With thanks to Thistledown Press for allowing these poems to be published here first!
hummingbirds hear colour
coyotes nose crack in a leaf for direction
bears walk space made by wind
if humans could once
the essential, what
would they do?
Coyote lies on his side smoking a cigarette. Hat tipped back reveals his beautiful eyes.
He yaps at Deer, demurely chewing cud.
You need to stop being Deer and be Coyote. It is much better.
Deer looks over Coyote’s head, into the valley below.
I am Deer.
But, you can never have what Coyote has if you remain thus.
What does Deer have compared to what Coyote has? You must envy me.
Deer shifts her weight, looks into the sky and breathes
the colour of new grass. I am Deer
it is not Coyote.
when addressing Deer, I smile without teeth
the creek speaks
of a small pelvis, still attached to the spinal column by
the last three vertebrae
it could be me
who will die under claw, I think
wooden roots splayed as light from stars
brought home after we skate Snaring Pond
there is magic in the earth
beyond the seen, there is enchantment from
the heavens, beyond the scene of men
acrid smoke rises from Earth, she bellows
in my sleep, she bawls
Beloved, Little Brother gouges me
to rid my shoulder of knives
I sweat and moan, wrap
her screech around my head
O Beloved, he hurts me
wounds deep, shows bone
the lesson is hard
and it is coming
the stars will turn to wood
and Little Brother would burn them too
I love this place without being romantic, witty or urbane about it
I love her with my feet and my knees
my shoulders knuckles ribs all the hard parts
the beauty here is flayed to bone
she doesn’t fool me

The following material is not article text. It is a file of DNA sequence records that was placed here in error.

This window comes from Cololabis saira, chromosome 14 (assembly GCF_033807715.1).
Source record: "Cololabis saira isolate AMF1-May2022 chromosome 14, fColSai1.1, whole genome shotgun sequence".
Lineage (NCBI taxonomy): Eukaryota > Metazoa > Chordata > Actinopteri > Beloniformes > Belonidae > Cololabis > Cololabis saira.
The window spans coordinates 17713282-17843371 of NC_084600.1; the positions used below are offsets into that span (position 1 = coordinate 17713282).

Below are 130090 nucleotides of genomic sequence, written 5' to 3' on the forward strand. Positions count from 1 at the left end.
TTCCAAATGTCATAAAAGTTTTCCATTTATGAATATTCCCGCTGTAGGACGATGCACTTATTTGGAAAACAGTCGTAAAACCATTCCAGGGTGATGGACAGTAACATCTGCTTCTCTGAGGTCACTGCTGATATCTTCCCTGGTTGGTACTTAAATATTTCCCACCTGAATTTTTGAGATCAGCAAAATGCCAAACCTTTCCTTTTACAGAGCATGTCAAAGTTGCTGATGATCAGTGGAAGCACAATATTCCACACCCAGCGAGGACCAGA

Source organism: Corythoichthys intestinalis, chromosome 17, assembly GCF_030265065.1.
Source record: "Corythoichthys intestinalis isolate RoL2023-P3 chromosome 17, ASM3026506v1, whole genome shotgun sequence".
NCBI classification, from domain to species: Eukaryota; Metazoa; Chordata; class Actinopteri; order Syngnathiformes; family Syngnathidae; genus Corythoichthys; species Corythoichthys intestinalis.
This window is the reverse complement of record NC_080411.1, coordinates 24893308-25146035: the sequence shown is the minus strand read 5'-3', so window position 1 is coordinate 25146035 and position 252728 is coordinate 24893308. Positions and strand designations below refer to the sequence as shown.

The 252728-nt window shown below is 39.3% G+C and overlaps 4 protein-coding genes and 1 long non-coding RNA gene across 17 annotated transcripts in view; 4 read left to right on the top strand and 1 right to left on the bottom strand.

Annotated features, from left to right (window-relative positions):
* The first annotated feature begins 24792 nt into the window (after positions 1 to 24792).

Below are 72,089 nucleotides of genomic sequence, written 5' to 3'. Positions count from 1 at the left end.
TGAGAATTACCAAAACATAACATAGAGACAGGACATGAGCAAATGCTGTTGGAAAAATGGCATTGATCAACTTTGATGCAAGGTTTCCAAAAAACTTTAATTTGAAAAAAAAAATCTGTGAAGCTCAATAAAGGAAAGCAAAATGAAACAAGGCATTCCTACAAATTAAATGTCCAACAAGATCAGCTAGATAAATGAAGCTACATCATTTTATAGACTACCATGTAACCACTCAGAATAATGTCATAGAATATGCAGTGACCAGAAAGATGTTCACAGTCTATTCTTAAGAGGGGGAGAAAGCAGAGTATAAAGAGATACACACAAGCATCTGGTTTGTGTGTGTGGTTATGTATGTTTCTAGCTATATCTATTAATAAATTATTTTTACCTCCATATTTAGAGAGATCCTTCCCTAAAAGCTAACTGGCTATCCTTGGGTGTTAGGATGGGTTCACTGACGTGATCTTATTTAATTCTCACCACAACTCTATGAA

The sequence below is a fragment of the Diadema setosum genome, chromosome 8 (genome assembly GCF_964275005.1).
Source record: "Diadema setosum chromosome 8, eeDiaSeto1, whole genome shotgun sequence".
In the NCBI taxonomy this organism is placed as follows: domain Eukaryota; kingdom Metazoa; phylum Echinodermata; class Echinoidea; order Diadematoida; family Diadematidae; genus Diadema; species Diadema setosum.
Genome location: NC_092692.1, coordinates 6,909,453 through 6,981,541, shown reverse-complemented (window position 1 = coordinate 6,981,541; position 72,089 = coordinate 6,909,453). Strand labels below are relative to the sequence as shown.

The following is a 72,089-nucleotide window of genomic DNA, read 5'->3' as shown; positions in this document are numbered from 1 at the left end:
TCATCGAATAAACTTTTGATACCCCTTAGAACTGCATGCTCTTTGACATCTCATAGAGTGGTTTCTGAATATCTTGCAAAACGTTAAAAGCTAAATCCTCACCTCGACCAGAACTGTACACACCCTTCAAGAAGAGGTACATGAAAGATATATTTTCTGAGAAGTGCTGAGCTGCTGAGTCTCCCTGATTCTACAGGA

she comes unashamed, hair askew
her socks a little rumpled, her breath filled with cigarette and coffee
so real and funny and wobbly
I love her as my own skin
~ Paulette Dubé
Paulette Dubé’s been on this planet for 45 years. She has been publishing poetry and prose for almost half that time. If she has anything to say, it is this: accept that miracles abound everyday as the hummingbird who stops at the kitchen window to make sure you are working and the coyote laughter when you’re not. All exists to guide and inspire you. Talon, her first novel, made the short lists in 2003 for the Alberta Writers’ Guild Best Novel Award and the Starburst Award. Her poetry garnered a number of rewards. Most recently, First Mountain, made the short list for the Stephan G. Stephansson Award, (2008). The poems featured in this anthology and on blue skies poetry are from the collection Gaits that will be released by Thistledown Press in March of 2010.
“Home means somewhere, there is a light on over the stove in the kitchen and someone worries until I get back. In that same vein – it is a place where the land reacts to you because you belong.”
Editor’s note: This poem is from Home and Away – a sequel to the bestselling Writing the Land (2007). Look for one poet to be featured each day as Alberta poets ponder the question “what is home?” and explore our complex relationship with working on, living with, exploiting and protecting our land and our home. For more information about the project, click here.